In this series, we talk to artists about their experiences pitching music for playlist consideration via Spotify For Artists (learn how right here), and how landing on them has affected their music career.
The release of a band’s debut album is usually the most exciting—and scariest—moment of their career up to that point. Yet English quartet YONAKA exhibit nothing but confidence on the eve of unveiling their first full-length, the self-recorded and self-produced Don’t Wait ‘Til Tomorrow. This may be because they already boast a robust and devoted fanbase that extends well beyond their hometown of Brighton. Many of these fans first heard YONAKA on a Spotify playlist after the band pitched their snarly, fist-pumping anthem “Fired Up” using Spotify for Artist’s playlist pitch tool. The band soon became the face of the Rocked playlist (now renamed The Rock List) and their career—just like their music—has picked up at a furious pace since. And they’re here to prove that rock is far from dead: Just ask the hundreds of thousands of listeners who have discovered YONAKA on other playlists like Rock This and Women of Rock.
When the four friends of YONAKA met at university in Brighton eight years ago, they never imagined they’d become future flag-bearers of rock. Guitarist George Edwards first heard vocalist Theresa Jarvis when he happened to walk past her window as she was belting out a song. He contacted her immediately. The two started writing together and eventually got Robert Mason to join on drums and Alex Crosby to step in on bass. Once the band found their footing, their sound began to solidify.
“It’s loud. It makes you wanna dance and throw yourself around,” Jarvis says. “It makes you feel empowered, and makes you want to shout. It’s a mix of electronic, hip-hop, pop, and rock ‘n’ roll.” YONAKA’s music isn’t straightforward rock music, but it’s got all the attitude, rawness, and—as Jarvis puts it—“kick-you-in-the-face bass lines and riffs,” to classify it as such. Because of this, they knew they’d resonate with rock audiences the most.
Your music, your story
“Spotify has been a big supporter of us, and a load of our fans have discovered us through a lot of the rock playlists,” Jarvis says. “It’s really useful to be able to properly tell editors what your track is all about.”
And this is exactly why the playlist pitch tool can be so effective. It allows artists to frame the story of their own music, well before an editor even gets their hands on it. YONAKA were able to convey the sound, mood, and feel of their music to help their tracks land on just the right mixes. They’ve since tested out their reach to get more songs spotlighted on playlists beyond the rock spectrum.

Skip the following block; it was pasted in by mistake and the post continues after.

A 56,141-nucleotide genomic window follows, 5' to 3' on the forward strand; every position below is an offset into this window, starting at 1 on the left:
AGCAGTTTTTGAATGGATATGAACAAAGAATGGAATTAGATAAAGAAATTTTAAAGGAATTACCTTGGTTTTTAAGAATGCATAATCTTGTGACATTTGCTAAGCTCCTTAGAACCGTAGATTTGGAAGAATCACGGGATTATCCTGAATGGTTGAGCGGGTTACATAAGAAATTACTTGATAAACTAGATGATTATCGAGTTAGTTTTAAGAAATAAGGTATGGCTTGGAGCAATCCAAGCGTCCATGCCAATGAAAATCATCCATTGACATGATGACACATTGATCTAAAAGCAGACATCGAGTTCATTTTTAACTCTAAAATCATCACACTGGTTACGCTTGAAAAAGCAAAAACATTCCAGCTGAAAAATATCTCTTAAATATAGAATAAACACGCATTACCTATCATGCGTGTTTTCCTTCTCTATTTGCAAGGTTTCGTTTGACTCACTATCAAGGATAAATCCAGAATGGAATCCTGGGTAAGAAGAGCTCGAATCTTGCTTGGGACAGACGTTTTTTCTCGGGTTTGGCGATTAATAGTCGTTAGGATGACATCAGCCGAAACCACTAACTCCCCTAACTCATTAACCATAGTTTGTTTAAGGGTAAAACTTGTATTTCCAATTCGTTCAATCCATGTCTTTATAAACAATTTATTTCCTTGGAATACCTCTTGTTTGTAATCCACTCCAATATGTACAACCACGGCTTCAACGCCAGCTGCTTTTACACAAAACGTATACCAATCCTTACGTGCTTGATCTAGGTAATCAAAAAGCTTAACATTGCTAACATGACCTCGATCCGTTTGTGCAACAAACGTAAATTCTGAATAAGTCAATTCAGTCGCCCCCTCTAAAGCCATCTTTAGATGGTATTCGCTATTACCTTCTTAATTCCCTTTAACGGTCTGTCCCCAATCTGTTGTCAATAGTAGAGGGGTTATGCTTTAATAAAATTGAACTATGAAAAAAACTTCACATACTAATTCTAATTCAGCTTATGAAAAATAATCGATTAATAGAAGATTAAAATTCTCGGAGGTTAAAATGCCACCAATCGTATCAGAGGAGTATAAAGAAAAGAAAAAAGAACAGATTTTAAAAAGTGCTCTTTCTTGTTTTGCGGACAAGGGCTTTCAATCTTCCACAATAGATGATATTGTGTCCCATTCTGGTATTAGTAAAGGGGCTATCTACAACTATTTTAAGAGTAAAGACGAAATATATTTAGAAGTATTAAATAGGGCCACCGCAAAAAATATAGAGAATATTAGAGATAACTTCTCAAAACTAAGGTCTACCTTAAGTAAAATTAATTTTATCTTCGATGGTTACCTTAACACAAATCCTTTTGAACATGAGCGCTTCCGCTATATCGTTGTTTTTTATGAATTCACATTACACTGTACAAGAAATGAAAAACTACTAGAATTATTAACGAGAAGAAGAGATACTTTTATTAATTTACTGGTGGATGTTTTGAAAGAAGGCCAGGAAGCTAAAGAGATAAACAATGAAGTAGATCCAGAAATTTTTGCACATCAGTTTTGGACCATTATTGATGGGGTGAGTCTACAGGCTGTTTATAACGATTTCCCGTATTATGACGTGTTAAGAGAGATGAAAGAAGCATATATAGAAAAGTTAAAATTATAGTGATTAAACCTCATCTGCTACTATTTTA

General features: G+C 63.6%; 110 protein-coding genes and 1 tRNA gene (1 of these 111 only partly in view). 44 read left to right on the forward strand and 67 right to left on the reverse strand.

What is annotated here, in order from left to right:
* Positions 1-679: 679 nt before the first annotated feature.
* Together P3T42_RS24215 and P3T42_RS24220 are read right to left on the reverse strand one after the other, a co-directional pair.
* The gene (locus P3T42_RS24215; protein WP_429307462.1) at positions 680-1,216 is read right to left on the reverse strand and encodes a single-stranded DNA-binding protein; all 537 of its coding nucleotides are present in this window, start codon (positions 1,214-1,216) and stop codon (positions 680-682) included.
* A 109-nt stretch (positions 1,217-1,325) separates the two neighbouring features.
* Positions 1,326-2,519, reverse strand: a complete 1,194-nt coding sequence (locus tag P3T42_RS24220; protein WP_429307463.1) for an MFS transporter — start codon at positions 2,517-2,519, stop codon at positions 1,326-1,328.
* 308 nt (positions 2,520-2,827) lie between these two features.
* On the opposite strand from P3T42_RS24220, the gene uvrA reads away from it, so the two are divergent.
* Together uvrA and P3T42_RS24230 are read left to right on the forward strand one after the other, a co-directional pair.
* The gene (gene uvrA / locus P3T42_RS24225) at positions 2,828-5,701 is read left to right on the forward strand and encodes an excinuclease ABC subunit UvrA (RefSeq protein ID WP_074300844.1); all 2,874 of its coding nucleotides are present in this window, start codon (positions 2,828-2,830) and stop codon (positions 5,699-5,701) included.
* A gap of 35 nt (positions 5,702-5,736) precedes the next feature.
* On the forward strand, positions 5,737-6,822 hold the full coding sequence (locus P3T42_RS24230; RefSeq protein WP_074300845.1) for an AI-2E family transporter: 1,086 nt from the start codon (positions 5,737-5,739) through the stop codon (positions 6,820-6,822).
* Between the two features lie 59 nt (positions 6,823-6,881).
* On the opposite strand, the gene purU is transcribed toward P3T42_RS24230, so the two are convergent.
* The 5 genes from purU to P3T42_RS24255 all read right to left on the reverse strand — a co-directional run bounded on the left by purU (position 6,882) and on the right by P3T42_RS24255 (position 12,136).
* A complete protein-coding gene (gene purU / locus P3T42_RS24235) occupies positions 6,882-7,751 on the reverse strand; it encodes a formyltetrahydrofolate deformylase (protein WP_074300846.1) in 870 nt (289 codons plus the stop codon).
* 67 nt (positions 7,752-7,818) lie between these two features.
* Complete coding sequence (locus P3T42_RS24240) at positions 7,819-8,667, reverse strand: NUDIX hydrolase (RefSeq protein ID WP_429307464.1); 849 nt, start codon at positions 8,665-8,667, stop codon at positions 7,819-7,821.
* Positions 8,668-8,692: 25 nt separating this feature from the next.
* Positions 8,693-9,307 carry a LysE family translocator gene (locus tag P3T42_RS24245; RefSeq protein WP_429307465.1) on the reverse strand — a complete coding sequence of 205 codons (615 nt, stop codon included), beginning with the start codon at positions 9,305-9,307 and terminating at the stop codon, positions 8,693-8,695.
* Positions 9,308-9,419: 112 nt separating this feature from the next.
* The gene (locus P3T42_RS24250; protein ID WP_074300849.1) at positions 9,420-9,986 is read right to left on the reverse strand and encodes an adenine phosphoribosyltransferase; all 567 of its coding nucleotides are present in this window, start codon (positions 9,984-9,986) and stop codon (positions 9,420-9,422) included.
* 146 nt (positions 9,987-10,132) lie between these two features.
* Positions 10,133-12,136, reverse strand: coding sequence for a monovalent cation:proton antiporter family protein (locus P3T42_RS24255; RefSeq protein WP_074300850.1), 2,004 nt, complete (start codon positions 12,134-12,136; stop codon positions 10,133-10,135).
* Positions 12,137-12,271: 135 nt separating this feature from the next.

On the Walk Like a Badass playlist, YONAKA’s songs are cozied up next to tracks by The Black Keys, Red Hot Chili Peppers, Muse, The White Stripes, and other certified stadium heroes. On The Indie List, they’ve joined Mac DeMarco, Tame Impala, Vampire Weekend, and other sound innovators. Meanwhile on New Music Friday, YONAKA have shared prime real-estate space with artists as massive as Taylor Swift and Bruce Springsteen. Such placements have helped them reach a much wider audience, bringing in new fans attracted to their fiercer electronic and pop elements.
YONAKA have definitely seen the immediate impact a playlist placement can make. “Lots of our fans have discovered us through playlists, as well as seeing us play live,” Jarvis says. “We always get a lot of tags on Instagram from fans listening to our tunes on Spotify.” To show their appreciation, the band have also gifted their fans some handmade playlists of their own. “It literally just takes a click and we can share our own playlists of music we love and listen to. It’s super easy,” she says. Their TUNAAA playlist says it all: “The way these make us feel is the way we want YOU to feel when you hear our music.”
YONAKA’s growing fanbase has also pushed them to find their voice as a band, helping to bring out that youthful vibrancy and unabashed brashness that permeates their work. “Since we began to where we are now, the sound, the way we look, what we are saying, our confidence—everything has completely evolved,” Jarvis says. “In a sense I feel like we are just starting now. We just want to keep reaching new audiences. We want people to discover us in places no one would expect to find us.”